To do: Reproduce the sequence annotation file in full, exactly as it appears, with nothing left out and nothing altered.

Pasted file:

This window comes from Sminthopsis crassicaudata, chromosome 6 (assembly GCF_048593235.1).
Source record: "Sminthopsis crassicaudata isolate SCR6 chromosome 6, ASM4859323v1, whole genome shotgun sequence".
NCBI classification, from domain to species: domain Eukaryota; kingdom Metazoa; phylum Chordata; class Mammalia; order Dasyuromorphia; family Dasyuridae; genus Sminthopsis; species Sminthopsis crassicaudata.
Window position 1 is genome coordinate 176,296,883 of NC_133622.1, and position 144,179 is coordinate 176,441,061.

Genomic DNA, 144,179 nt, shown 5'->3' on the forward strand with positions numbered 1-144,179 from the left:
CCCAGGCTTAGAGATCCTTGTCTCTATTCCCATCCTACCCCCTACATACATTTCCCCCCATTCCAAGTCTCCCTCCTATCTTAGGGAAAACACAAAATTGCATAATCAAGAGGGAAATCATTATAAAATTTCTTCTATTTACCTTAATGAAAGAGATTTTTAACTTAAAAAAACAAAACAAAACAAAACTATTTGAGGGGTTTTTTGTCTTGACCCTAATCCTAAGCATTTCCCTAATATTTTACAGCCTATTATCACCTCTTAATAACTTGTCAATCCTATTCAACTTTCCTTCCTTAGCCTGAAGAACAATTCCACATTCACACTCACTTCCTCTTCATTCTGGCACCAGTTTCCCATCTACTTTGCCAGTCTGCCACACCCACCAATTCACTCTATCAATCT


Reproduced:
This window comes from Sminthopsis crassicaudata, chromosome 6 (assembly GCF_048593235.1).
Source record: "Sminthopsis crassicaudata isolate SCR6 chromosome 6, ASM4859323v1, whole genome shotgun sequence".
NCBI classification, from domain to species: domain Eukaryota; kingdom Metazoa; phylum Chordata; class Mammalia; order Dasyuromorphia; family Dasyuridae; genus Sminthopsis; species Sminthopsis crassicaudata.
Window position 1 is genome coordinate 176,296,883 of NC_133622.1, and position 144,179 is coordinate 176,441,061.

Genomic DNA, 144,179 nt, shown 5'->3' on the forward strand with positions numbered 1-144,179 from the left:
CCCAGGCTTAGAGATCCTTGTCTCTATTCCCATCCTACCCCCTACATACATTTCCCCCCATTCCAAGTCTCCCTCCTATCTTAGGGAAAACACAAAATTGCATAATCAAGAGGGAAATCATTATAAAATTTCTTCTATTTACCTTAATGAAAGAGATTTTTAACTTAAAAAAACAAAACAAAACAAAACTATTTGAGGGGTTTTTTGTCTTGACCCTAATCCTAAGCATTTCCCTAATATTTTACAGCCTATTATCACCTCTTAATAACTTGTCAATCCTATTCAACTTTCCTTCCTTAGCCTGAAGAACAATTCCACATTCACACTCACTTCCTCTTCATTCTGGCACCAGTTTCCCATCTACTTTGCCAGTCTGCCACACCCACCAATTCACTCTATCAATCT